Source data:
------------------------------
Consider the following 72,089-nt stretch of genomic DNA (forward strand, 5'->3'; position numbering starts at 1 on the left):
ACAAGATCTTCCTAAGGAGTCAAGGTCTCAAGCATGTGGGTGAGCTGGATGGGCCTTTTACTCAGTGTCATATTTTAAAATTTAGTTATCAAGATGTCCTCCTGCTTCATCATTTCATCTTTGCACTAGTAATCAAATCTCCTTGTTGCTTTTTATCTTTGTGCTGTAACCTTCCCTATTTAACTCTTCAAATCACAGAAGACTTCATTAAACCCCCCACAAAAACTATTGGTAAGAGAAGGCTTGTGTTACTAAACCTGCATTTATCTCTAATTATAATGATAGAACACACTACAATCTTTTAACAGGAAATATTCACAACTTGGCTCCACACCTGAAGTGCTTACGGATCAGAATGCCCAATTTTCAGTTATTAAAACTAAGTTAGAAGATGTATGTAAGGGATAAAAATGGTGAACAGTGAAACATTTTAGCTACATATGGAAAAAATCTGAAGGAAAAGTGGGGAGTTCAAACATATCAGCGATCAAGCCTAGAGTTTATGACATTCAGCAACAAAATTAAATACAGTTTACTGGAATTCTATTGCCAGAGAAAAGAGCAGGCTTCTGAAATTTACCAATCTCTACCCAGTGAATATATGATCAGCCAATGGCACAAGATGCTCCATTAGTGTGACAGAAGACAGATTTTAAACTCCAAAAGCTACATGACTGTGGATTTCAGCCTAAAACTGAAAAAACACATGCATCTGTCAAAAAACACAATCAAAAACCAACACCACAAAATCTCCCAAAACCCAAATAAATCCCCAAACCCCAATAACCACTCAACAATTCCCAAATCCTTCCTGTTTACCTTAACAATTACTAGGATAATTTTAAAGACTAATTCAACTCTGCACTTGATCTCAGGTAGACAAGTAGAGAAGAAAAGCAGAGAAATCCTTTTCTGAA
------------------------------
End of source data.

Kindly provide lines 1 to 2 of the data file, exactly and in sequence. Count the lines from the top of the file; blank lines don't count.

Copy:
Consider the following 72,089-nt stretch of genomic DNA (forward strand, 5'->3'; position numbering starts at 1 on the left):
ACAAGATCTTCCTAAGGAGTCAAGGTCTCAAGCATGTGGGTGAGCTGGATGGGCCTTTTACTCAGTGTCATATTTTAAAATTTAGTTATCAAGATGTCCTCCTGCTTCATCATTTCATCTTTGCACTAGTAATCAAATCTCCTTGTTGCTTTTTATCTTTGTGCTGTAACCTTCCCTATTTAACTCTTCAAATCACAGAAGACTTCATTAAACCCCCCACAAAAACTATTGGTAAGAGAAGGCTTGTGTTACTAAACCTGCATTTATCTCTAATTATAATGATAGAACACACTACAATCTTTTAACAGGAAATATTCACAACTTGGCTCCACACCTGAAGTGCTTACGGATCAGAATGCCCAATTTTCAGTTATTAAAACTAAGTTAGAAGATGTATGTAAGGGATAAAAATGGTGAACAGTGAAACATTTTAGCTACATATGGAAAAAATCTGAAGGAAAAGTGGGGAGTTCAAACATATCAGCGATCAAGCCTAGAGTTTATGACATTCAGCAACAAAATTAAATACAGTTTACTGGAATTCTATTGCCAGAGAAAAGAGCAGGCTTCTGAAATTTACCAATCTCTACCCAGTGAATATATGATCAGCCAATGGCACAAGATGCTCCATTAGTGTGACAGAAGACAGATTTTAAACTCCAAAAGCTACATGACTGTGGATTTCAGCCTAAAACTGAAAAAACACATGCATCTGTCAAAAAACACAATCAAAAACCAACACCACAAAATCTCCCAAAACCCAAATAAATCCCCAAACCCCAATAACCACTCAACAATTCCCAAATCCTTCCTGTTTACCTTAACAATTACTAGGATAATTTTAAAGACTAATTCAACTCTGCACTTGATCTCAGGTAGACAAGTAGAGAAGAAAAGCAGAGAAATCCTTTTCTGAA